When your business ventures down a different path than you originally planned, it might be time to reposition yourself in the market.
Most business owners at some point, will take a retrospective look at their company and find faults. They may not be happy with the productivity of their staff, the quality of their product, the level of customer service, their online presence or their sales – the list goes on.
Deciding whether you have a small problem that requires a few brand tweaks, or a larger issue regarding the entire brand of your business that requires a new strategy will determine your business’s future success. As a business owner who’s thinking about rebranding, it is important to realise there’s a lot more to consider than just a logo or uniform change.
How do you know if you’re ready for a rebrand?
Rebranding a company is a serious move and should not be taken lightly. Some of the reasons you may choose to undertake a rebrand are:
Your business model is no longer competitive in your industry;
You are losing customers to similar businesses with a better offering;
Your brand looks ‘tired’ compared to competitors;
You want to shed a negative brand image;
The look and feel of your business doesn’t reflect what you do;
Customers are confused about what you offer;
Your business philosophy has changed;
There’s a need for you to expand your offering into new areas; and
You want to change the core function of your business.
Who should you involve in the process?
It’s essential to include all stakeholders in your business. This includes all of your staff members (they are ultimately the face of the brand), your business partner (of course, they have an equal say) and your customers (they can help give you feedback on what they would like to see your business become). You may even use an external brand agency or graphic designers.
Rebranding means preparing for a challenge
Do you have enough money for a rebrand? It’s more than just paying for a new logo on letterheads. Think about all the collateral involved. You will have to pay to retrain staff, you may have to redecorate your office, redesign your website, or pay for new marketing material and campaigns. Planning and executing a rebrand will undoubtedly be a challenge financially.
Prepare for a few heated debates – a rebrand determines the future of your business and may create differences of opinion. Every aspect of change becomes vital and as such, there will be long discussions – negotiation is important, so remember to stay open to ideas from other stakeholders who have a different view of your business.
Timelines can become a huge factor, especially if you’re trying to launch your rebrand in time for a particular event. Give yourself enough lead-time, as rushing to meet a deadline may effect the execution of the whole project and you want your new brand coming out looking sharp!
A living case study: Karen Beattie – From Business Connect to The Growth Faculty
Business Connect started as an events company that brought out international authors to Australia. We gradually acquired a regular roster of authors and as the base grew, we decided to start leveraging it and to position ourselves as more of a business education provider.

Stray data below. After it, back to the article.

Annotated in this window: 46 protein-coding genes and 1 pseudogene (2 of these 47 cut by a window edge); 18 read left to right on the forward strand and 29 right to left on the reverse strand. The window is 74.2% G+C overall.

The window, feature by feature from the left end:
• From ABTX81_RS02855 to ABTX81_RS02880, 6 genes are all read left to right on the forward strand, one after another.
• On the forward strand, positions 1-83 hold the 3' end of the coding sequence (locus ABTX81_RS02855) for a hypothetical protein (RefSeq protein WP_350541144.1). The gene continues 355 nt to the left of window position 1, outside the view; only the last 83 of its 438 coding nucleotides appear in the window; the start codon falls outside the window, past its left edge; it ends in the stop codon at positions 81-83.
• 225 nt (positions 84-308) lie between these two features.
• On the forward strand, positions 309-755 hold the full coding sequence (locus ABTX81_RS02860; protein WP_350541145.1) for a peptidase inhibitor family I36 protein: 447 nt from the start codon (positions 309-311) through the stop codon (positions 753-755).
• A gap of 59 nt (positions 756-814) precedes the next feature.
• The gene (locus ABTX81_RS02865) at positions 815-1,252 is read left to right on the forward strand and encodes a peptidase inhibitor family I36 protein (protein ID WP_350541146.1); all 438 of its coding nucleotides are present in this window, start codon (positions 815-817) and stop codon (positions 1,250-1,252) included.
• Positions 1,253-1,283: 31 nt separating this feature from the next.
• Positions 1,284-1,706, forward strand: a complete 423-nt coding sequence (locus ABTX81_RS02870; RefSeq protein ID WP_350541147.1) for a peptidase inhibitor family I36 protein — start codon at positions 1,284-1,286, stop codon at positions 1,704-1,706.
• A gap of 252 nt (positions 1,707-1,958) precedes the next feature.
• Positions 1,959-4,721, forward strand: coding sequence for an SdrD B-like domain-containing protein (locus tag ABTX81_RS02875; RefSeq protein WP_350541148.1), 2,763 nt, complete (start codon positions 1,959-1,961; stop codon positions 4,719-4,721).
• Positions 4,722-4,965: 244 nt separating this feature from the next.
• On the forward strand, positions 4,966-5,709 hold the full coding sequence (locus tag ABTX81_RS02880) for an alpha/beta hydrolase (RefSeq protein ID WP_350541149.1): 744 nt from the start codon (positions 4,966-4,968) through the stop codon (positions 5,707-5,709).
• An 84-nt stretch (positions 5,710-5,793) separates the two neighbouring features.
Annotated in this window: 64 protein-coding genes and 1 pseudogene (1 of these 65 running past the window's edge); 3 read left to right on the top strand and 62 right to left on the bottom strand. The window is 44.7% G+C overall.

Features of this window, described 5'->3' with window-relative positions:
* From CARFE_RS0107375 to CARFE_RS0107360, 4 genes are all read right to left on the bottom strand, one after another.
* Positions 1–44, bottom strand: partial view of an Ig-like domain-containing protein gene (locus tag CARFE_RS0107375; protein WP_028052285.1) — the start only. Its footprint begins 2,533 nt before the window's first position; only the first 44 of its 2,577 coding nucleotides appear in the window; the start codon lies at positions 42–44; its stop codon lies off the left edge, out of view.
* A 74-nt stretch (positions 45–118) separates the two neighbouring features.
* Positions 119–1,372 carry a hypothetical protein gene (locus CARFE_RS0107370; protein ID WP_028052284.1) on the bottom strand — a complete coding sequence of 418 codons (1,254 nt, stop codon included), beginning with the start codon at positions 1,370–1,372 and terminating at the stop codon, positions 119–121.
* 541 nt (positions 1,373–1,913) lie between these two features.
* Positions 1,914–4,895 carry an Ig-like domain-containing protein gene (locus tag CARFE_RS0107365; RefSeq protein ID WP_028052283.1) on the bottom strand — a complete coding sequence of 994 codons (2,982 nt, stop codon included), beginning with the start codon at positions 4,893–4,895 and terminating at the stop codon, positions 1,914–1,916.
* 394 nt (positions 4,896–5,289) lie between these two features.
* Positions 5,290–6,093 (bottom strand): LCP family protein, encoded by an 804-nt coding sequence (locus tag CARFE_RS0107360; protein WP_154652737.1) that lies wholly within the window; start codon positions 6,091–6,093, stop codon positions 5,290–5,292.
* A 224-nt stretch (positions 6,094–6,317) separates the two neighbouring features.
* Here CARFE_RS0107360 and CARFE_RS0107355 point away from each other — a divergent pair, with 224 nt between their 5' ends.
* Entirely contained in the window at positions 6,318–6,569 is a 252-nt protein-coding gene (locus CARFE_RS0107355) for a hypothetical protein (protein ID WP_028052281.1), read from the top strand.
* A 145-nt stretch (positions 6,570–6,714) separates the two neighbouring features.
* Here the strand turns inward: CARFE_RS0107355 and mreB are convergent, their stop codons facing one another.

The company had changed significantly in the previous five years and the name of the company was no longer reflective of our core offering.
This was confirmed at a brand strategy workshop that we held at the beginning of the rebrand process. As a result, we changed the name of the company from Business Connect to The Growth Faculty.
One of the benefits about rebranding was that we could take a fresh look at what our core offering actually was and reassess what should be in, and outside, of our scope of work. This allowed us to focus our energy, rather than spreading ourselves too thin.
We organised a major event and used it as our launch date. However, this became a challenge as it was an immovable deadline.
While we did have plenty of time, there were lots of variables we didn't account for. We had to make things happen and didn't have the liberty to push tasks back if needed. So, two weeks prior, the actual event took up a lot more time and effort than we had anticipated.
Rebranding does take a lot of time and energy. And if you get it right, it can have a very positive impact on your business. For us, we have found success through rebranding as we now have a business offering which reaches a larger audience. We have become a business education provider rather than an events company and The Growth Faculty rebrand represents this.
Karen’s top tips for a successful rebrand:
Do a brand strategy audit, which involves spending a day in a workshop with your team and all stakeholders;
Decide as a group whether a rebrand is absolutely necessary and make sure that everyone shares the same vision;
Create a realistic plan and stick to it;
Don't rush your rebrand or cut corners; take your time and do it properly;
Account for unforeseen variables in your planning in budget and timeline; and
Have the right people around you (we hired really great graphic designers who helped).
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Create Brand: How to Build a Global Brand
This article represents the views of the author only and not those of American Express.